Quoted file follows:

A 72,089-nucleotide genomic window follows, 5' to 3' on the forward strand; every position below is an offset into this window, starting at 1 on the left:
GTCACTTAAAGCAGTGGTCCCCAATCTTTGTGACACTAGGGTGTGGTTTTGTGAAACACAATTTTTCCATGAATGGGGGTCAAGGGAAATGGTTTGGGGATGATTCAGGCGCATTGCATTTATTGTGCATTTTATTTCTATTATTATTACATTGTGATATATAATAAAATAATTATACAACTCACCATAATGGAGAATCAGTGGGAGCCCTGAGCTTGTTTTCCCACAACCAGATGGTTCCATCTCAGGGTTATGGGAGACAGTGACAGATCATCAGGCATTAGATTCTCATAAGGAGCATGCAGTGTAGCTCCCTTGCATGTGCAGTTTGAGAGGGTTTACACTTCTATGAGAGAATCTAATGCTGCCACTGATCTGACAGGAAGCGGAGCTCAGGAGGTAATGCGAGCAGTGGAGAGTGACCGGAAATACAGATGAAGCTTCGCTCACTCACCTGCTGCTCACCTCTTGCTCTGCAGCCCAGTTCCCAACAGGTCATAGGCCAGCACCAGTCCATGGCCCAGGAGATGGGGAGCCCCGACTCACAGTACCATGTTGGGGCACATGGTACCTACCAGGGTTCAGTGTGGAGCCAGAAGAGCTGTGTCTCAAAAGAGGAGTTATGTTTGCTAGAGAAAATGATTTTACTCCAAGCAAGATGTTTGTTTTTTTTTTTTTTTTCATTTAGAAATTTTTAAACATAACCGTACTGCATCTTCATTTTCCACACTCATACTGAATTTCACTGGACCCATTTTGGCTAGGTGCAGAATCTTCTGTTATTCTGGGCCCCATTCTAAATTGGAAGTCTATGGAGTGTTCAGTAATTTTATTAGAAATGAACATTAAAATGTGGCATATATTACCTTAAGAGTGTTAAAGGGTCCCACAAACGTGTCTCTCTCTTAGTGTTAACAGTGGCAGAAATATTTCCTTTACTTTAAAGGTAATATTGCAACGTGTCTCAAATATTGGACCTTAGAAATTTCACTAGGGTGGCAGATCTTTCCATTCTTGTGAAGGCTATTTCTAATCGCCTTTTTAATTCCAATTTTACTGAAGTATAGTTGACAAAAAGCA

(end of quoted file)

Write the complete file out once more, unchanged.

A 72,089-nucleotide genomic window follows, 5' to 3' on the forward strand; every position below is an offset into this window, starting at 1 on the left:
GTCACTTAAAGCAGTGGTCCCCAATCTTTGTGACACTAGGGTGTGGTTTTGTGAAACACAATTTTTCCATGAATGGGGGTCAAGGGAAATGGTTTGGGGATGATTCAGGCGCATTGCATTTATTGTGCATTTTATTTCTATTATTATTACATTGTGATATATAATAAAATAATTATACAACTCACCATAATGGAGAATCAGTGGGAGCCCTGAGCTTGTTTTCCCACAACCAGATGGTTCCATCTCAGGGTTATGGGAGACAGTGACAGATCATCAGGCATTAGATTCTCATAAGGAGCATGCAGTGTAGCTCCCTTGCATGTGCAGTTTGAGAGGGTTTACACTTCTATGAGAGAATCTAATGCTGCCACTGATCTGACAGGAAGCGGAGCTCAGGAGGTAATGCGAGCAGTGGAGAGTGACCGGAAATACAGATGAAGCTTCGCTCACTCACCTGCTGCTCACCTCTTGCTCTGCAGCCCAGTTCCCAACAGGTCATAGGCCAGCACCAGTCCATGGCCCAGGAGATGGGGAGCCCCGACTCACAGTACCATGTTGGGGCACATGGTACCTACCAGGGTTCAGTGTGGAGCCAGAAGAGCTGTGTCTCAAAAGAGGAGTTATGTTTGCTAGAGAAAATGATTTTACTCCAAGCAAGATGTTTGTTTTTTTTTTTTTTTTCATTTAGAAATTTTTAAACATAACCGTACTGCATCTTCATTTTCCACACTCATACTGAATTTCACTGGACCCATTTTGGCTAGGTGCAGAATCTTCTGTTATTCTGGGCCCCATTCTAAATTGGAAGTCTATGGAGTGTTCAGTAATTTTATTAGAAATGAACATTAAAATGTGGCATATATTACCTTAAGAGTGTTAAAGGGTCCCACAAACGTGTCTCTCTCTTAGTGTTAACAGTGGCAGAAATATTTCCTTTACTTTAAAGGTAATATTGCAACGTGTCTCAAATATTGGACCTTAGAAATTTCACTAGGGTGGCAGATCTTTCCATTCTTGTGAAGGCTATTTCTAATCGCCTTTTTAATTCCAATTTTACTGAAGTATAGTTGACAAAAAGCA